VX Training

This past weekend, Wabasca Fire Department held a vehicle extrication training session. We started the day off in the classroom, reviewing scene safety and some basic vehicle extrication techniques. We then moved onto practical training. We started with different techniques of stabilizing a vehicle. We made cribs, a chain basket, and used Rescue 42 struts.

This crib basket is not totally secure, as the slope in the trunk could cause the chain to slip.

Demonstration of the Rescue 42 struts

We then moved onto use of hand tools. We practiced breaking glass, puncturing tires, and cutting windshields out. We used a sawzall to cut apart a vehicle, showing we don’t necessarily have to use the larger, heavier tools to be able to perform an extrication.

The sawzall blade can get quite hot, spraying it with water helps cool it and any sparks down

We then got to my favourite part, using the cutters and spreaders. We worked on popping door hinges, cutting the various posts, removing roofs, pushing the dash, and removing trunk doors. Spreaders, or “The Jaws of Life”, have enough strength to pop door hinges and nader pins

Cutters are another useful tool

These are the same spreaders with different tips. We used these tips to perform a dash push, which is where the dash gets moved away from the patient to make more room to pull them out.

All in all it was a fun and educational day! Lots of folks popped in to see what we were doing.

Critical Incident Stress Management Training

A few weekends ago, Wabasca Fire Department members, an AAF member, and employees from the Pee Kis Kwe Tan “Let’s Talk” Society in Wabasca were taught Critical Incident Stress Management by Roy Langer. It was a packed two days as we learned about psychological and behavioural reactions to stressors, how to defuse from a critical incident, how to debrief from a critical incident, and the importance of the latter two. After a few practice sessions, we all passed and received our certificates! As a group, we’re all ready to help people in the community with a critical incident through a defusing or debriefing session.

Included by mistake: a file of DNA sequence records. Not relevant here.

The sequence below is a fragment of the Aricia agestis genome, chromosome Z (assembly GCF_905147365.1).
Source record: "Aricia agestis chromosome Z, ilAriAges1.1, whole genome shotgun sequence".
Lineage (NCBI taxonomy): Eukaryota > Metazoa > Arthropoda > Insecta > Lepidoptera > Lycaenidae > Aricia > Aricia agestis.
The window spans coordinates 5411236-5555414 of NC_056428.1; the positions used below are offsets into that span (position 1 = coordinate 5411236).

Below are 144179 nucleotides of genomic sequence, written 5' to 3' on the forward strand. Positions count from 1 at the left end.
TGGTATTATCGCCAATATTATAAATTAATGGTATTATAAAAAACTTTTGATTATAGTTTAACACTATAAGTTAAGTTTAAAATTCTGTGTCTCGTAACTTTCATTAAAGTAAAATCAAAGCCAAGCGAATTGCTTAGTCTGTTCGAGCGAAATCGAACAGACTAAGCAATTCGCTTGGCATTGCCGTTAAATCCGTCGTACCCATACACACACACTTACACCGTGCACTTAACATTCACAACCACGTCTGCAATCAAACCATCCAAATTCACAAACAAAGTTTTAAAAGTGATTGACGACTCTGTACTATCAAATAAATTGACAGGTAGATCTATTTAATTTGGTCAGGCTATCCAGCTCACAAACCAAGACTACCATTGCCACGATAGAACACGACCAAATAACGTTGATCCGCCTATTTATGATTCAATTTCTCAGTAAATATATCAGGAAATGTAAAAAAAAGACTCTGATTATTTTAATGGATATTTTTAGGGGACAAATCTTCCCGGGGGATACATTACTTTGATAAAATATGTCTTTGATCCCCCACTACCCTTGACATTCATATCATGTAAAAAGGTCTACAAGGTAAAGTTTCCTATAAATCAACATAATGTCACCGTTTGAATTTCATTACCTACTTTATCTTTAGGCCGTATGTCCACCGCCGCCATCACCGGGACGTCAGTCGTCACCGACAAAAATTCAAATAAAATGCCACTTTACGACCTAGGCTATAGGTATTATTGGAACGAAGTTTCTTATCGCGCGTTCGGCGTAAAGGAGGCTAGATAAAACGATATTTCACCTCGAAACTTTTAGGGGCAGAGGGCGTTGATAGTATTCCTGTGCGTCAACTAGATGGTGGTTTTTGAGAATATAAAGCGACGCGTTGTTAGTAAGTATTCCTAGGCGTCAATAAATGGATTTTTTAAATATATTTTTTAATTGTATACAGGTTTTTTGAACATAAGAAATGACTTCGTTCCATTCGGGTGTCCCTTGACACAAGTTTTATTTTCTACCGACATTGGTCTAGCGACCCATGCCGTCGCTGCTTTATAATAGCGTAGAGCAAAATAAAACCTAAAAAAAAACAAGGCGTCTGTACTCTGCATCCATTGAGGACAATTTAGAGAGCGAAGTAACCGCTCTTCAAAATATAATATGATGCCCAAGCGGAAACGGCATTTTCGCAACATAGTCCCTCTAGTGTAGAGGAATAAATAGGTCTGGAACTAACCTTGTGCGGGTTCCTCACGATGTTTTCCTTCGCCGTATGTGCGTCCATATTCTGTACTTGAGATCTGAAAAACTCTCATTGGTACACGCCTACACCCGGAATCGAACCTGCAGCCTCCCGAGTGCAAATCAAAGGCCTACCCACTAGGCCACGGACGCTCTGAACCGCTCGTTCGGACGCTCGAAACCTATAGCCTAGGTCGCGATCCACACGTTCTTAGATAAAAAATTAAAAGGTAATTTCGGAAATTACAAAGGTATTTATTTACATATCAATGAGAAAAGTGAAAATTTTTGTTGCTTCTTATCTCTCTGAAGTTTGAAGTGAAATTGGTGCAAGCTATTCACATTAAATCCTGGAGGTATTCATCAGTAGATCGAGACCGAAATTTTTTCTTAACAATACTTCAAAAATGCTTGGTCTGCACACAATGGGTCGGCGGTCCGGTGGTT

Photo courtesy of Denis Carnochan

Wabasca Fire Department Recuitment

The Wabasca Fire Department is looking for new firefighters to join the team! On April 17th at 7:30 p.m. we’re asking anyone who would like to give back to their community in an exciting and fulfilling way to come down to the Bruce Rathbone Fire Hall to begin practice! Feel free to stop by any Tuesday at 7:30 to get more information. April 17th marks the beginning of a 3 month training schedule for new rookies, I hope to see you there!

Fire Season

It’s that time of year again, folks! Fire season started on March 1st. How does that affect you?

For the folks living in Alberta’s Forest Protection Area (of which all of the M.D. of Opportunity No. 17 is part of!) this means they have to apply for a fire permit for all outdoor fires (excluding campfires) until October 31st. They are free and are an important tool in keeping our communities safe. They let the wildfire detection staff know where authorized fires are planned, which means you won’t have firefighters knocking on your door, or a plane looking to drop fire retardant over your fire. It also gives the wildfire staff the ability to notify you if the risk for a wildfire is too great to have your own outdoor fire. Did you know, just about half of the wildfires started in Alberta each year are caused by humans?

Don’t forget to go check your winter burns. A fire left smouldering can burn under the snow all winter and reemerge when it melts, starting a wildfire. Alberta Agriculture and Forestry recommends you use a metal rod to probe the ash pile, and if it’s hot to the touch, the fire is still burning. To extinguish it soak the pile with water and stir it up. Keep doing this until the ash is cool to the touch.

You can contact the local Alberta Agriculture and Forestry Office at 780-891-3860 to obtain your free fire permit today.

“Remember, if you’re found responsible for starting a wildfire, or if you burn without a permit, you may be charged under the Forest and Prairie Protection Act!

9 calendar top pages (image-side)

These are the images for the pages that will be above the date page when the calendar is open.  I chose these 9 images out of all the photos that I have because they had the following attributes:

  • They were high resolution (300 dpi)
  • They were over 1500 pixels in width
  • They were reasonably in focus
  • They were not too dull
  • They are relatively new

p01 p02 p03 p04 p05 p06 p07 p08 p09 If you don’t like these images you can suggest replacements up until the deadline to print – (end of August?) or it will be up to someone to find/shoot replacements. I have a decent point-shoot camera but I’m just an average photographer.

This concludes the design portion of the calendar work. The next step is to choose some witty/interesting/factual text to go with each photo and to produce a complete file for the whole calendar. Then get a printed prototype to bring to fire practice.